January 9, 2024
Reading Time
5 Min

An Alternative Selling Methodology for SaaS

How we can change the course of SaaS sales perception and give a better service to our buyers.

There is a trend in the SaaS world that I don’t like, it’s the "sales guru” types with their Wolf of Wall Street persuasion techniques. These techniques, may work in the short term however they lead to a massive lack of trust and also have a detrimental effect on customer lifetime value (CLV). I believe it’s our responsibility to sell SaaS in an appropriate way that benefits our buyers. Our buyers will trust us 100% during the sales cycle if you are completely honest and transparent about the benefits of using your product. Our duty is not to pressure or persuade someone into buying a SaaS product they don’t need but rather to support and assure qualified leads that our product will help them.

  • Use reassuring language instead of persuasive language
  • We must not sell to unqualified prospects
  • Remember that distrustful sales techniques lead to greater churn

Finding qualified prospects is simple when you aim to only serve people who stand to benefit from your product. Narrow your prospects to those who could benefit from your product and have a meeting. Discovering your prospect's problems and genuinely wanting to help is the best way to earn trust. If a prospect isn’t qualified and your product cannot benefit them, then you can go your separate ways, or better yet, you can advise and recommend other SaaS products which could support the problem. So you’ve found a qualified prospect? Time to lay on the sales pitch? Wrong. Maintain the stance of a genuinely caring person trying to solve a problem and share the appropriate features and use cases for your product.

  • Discover your prospect's problems and evaluate if you can help
  • If you cannot help, point them in the direction of other SaaS products
  • Always maintain a caring professional stance

In the sales cycle of a SaaS product, you’re likely to encounter objections, particularly as you get closer to closing. These objections can grow increasingly more intense as you near the end, especially if they feel they have already committed something to the engagement (Cash, contract, verbal promises) this is called buyer's remorse. How you handle this can greatly affect you and your brand’s relationship with your prospect. I would always recommend reassurance first, being supportive and understanding to all of the objections, never being hostile (obviously, but even if the prospect can sense hostility in your tone, this can be enough to lose them.).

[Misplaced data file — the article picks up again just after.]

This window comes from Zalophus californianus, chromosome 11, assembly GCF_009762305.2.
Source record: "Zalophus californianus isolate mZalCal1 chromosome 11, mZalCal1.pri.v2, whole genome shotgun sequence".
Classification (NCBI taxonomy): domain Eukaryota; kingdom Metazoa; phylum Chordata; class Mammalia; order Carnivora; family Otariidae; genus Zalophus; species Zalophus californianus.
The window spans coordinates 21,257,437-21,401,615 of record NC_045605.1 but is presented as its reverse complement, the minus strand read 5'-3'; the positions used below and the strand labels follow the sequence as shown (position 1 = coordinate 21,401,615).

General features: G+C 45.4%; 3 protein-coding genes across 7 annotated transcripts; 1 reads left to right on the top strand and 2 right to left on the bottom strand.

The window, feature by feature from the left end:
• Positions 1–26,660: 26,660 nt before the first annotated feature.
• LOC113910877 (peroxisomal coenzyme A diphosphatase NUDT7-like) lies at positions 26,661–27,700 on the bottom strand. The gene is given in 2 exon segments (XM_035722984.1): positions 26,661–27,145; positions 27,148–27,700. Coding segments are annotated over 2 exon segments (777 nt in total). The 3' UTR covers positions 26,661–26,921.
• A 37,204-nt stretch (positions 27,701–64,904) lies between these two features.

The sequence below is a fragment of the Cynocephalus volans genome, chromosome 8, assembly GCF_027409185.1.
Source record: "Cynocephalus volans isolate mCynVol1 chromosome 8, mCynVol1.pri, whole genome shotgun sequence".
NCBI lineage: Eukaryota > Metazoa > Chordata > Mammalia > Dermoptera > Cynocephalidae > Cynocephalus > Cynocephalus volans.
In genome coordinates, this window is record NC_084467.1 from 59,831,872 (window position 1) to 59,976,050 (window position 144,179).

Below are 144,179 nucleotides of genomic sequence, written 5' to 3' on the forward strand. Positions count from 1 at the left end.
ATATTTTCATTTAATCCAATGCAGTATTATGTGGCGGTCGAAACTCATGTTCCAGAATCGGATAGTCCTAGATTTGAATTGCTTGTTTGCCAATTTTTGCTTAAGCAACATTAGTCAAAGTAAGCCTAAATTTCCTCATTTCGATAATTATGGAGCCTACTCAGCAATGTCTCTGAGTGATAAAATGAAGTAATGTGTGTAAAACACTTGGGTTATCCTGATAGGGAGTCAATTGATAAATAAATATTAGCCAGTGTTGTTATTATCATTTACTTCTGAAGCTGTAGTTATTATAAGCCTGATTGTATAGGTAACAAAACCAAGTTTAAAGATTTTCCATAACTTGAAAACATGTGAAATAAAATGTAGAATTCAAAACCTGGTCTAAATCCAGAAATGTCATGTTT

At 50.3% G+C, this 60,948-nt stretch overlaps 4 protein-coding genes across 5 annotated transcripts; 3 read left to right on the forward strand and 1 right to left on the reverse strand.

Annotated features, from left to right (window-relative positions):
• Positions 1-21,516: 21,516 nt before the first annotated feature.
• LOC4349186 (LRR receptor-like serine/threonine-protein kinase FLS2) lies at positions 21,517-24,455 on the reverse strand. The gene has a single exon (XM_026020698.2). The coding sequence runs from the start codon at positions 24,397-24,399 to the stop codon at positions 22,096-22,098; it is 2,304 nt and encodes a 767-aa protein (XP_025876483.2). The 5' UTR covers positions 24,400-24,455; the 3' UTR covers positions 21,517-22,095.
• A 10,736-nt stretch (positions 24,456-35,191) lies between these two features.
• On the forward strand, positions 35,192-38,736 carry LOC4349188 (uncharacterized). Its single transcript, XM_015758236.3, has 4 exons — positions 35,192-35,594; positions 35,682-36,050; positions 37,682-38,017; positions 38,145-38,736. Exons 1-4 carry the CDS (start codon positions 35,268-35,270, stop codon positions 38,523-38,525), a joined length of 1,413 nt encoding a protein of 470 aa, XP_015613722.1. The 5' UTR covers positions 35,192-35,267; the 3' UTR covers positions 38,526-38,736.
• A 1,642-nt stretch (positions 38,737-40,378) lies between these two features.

For example: Prospect says “I don’t think my team are willing to change to your product, they like the product we already have.”

This is a completely understandable situation, for most buyers there will be many anxieties about buying a new product and how their team will adopt the product is one of them, an adequate response would be to reassure and support, something like:

“I completely understand. This is an issue we have heard before, that’s why we’ve developed some online resources for your team to take a look at before you buy, I can send them to you and I can get in touch in a few weeks to see how they were received.”

There are many good responses and it all boils down to the reassuring and understanding tone, we don’t know every circumstance your buyer is going through, it’s our job to understand and reassure even if that means the prospect needs more time or you don’t get the sale.

  • You will encounter objections towards the end of the sale, ramping up before the close
  • Be reassuring and supportive to all of the prospects objections
  • Avoid any type of hostile or unsupportive language



An ethical sales approach in SaaS involves honesty, transparency, and serving qualified leads.

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Which is the same as saying through shrinking from toil and pain. These cases are perfectly simple and easy

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